The Key to Anticipating Cyber-Attacks

Insights for Banking Institutions about Analyzing Intelligence
The Key to Anticipating Cyber-Attacks
Greg Garcia
Banking institutions must improve how they analyze cyber-threat intelligence. But without better tools, security leaders can't adequately anticipate new attacks, says Greg Garcia, the new executive director of the FSSCC.

Security leaders also need a more formal process to inform the C-suite of cybersecurity risks, Garcia says during this interview with Information Security Media Group. "This needs to be done in such a way that the C-suite understands it needs to build cybersecurity risk into its strategies."

Of course, having the right intel to adequately address third-party and vendor-management risks also is a concern, Garcia says.

As the newly appointed executive director of the Financial Services Sector Coordinating Council for Critical Infrastructure Protection and Homeland Security, Garcia expects to see more emphasis placed on C-suite education and stronger investment in tools and solutions that help banking institutions ensure they can anticipate emerging risks.

"As long as there are changes in technologies and solutions, as long as we continue to innovate in our products and services, we will continue to have to innovate in our defenses against the exploits used to attack those technologies" Garcia says. That is the challenge year over year."

This is a point federal banking regulators have stressed in recent months (see FFIEC Cyber Assessments: What to Expect).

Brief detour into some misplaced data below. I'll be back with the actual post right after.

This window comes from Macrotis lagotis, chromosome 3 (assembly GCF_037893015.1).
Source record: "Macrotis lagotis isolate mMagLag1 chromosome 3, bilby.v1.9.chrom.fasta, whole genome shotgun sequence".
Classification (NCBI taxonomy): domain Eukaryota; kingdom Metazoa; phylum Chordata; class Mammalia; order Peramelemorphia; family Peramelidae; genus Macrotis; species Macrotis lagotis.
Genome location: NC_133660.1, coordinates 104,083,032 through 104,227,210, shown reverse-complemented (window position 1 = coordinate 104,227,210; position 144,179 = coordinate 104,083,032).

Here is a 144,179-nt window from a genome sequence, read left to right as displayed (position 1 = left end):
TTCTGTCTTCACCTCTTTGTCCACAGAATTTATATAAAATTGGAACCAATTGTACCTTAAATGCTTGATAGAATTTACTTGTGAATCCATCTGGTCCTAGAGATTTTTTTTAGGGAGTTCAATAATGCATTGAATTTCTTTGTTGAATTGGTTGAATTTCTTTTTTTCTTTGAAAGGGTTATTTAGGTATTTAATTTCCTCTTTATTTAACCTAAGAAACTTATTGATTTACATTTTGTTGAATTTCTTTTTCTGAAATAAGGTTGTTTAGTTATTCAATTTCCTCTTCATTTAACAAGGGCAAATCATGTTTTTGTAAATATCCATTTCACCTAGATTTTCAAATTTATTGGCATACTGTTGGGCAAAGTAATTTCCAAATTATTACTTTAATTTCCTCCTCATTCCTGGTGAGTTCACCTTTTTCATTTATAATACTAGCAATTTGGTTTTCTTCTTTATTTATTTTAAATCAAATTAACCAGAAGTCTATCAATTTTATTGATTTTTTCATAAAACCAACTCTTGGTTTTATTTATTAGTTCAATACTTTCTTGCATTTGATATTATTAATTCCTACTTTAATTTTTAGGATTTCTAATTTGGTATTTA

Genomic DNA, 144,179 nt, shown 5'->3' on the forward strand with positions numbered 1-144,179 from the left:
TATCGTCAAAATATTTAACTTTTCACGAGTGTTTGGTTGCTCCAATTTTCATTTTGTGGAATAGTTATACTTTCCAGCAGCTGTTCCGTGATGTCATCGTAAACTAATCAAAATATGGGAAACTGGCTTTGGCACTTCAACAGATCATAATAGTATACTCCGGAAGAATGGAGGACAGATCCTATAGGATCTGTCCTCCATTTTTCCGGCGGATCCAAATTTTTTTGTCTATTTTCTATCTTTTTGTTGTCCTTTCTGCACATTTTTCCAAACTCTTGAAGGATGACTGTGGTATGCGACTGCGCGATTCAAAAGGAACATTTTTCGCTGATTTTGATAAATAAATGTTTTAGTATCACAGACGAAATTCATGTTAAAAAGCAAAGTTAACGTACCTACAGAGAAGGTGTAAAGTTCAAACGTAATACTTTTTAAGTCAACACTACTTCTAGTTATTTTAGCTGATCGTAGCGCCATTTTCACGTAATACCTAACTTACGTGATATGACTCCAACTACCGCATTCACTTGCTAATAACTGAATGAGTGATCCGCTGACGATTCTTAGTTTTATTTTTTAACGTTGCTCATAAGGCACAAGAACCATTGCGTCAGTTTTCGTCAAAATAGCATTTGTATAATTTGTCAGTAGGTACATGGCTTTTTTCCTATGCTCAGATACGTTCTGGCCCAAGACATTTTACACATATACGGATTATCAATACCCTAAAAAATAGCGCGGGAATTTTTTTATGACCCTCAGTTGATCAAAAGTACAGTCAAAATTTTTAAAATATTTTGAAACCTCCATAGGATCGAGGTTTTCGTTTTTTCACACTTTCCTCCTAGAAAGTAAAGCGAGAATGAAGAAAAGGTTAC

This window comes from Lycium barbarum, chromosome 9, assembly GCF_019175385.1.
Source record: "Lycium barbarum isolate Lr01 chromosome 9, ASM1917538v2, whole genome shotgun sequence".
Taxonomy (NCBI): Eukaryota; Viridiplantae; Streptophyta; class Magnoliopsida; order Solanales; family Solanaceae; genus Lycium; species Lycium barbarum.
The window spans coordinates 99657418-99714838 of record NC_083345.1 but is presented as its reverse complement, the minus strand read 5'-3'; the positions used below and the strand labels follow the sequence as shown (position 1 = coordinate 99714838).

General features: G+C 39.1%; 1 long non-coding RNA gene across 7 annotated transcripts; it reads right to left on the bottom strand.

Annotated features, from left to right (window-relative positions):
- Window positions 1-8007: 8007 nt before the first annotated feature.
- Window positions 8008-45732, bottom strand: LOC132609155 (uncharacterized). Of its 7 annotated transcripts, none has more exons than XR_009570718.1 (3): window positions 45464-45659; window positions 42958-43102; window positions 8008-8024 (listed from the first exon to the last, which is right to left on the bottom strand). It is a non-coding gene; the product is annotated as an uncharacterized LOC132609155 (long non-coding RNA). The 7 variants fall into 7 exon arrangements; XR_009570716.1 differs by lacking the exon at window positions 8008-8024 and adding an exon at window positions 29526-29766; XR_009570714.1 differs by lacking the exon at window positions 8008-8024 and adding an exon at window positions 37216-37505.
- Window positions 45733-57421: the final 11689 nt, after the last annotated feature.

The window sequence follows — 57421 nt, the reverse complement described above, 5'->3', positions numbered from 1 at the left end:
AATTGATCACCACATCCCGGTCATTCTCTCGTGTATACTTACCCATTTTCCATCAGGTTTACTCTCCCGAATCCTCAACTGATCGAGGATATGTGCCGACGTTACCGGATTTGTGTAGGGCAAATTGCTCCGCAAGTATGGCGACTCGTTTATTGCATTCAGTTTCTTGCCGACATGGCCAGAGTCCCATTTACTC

Looking ahead, Garcia says stronger information sharing among banks and credit unions will play a more prominent role in security.

During this interview, Garcia also discusses:

  • The significance of the FSSCC appointing its first executive director;
  • The role leading institutions play in information sharing, through the FSSCC and other groups;
  • How his experience with Bank of America and the Department of Homeland Security have prepared him for this new job.

The FSSCC was established in 2002 to strengthen the resiliency of the financial services sector against attacks and other threats to the nation's critical infrastructure.

Before becoming the director of the council, Garcia worked as a business development and strategic partnership consultant and served as an adviser to the Financial Services Information Sharing and Analysis Center. He also served as the nation's first assistant secretary for cybersecurity and communications at the Department of Homeland Security, where he led the National Cyber Security Division, the National Communications System and the Office of Emergency Communications. Under his leadership, DHS helped to develop President Bush's Comprehensive National Cyber Security Initiative, the National Emergency Communications Plan and the precursor to what is now the National Cyber and Communications Integration Center.




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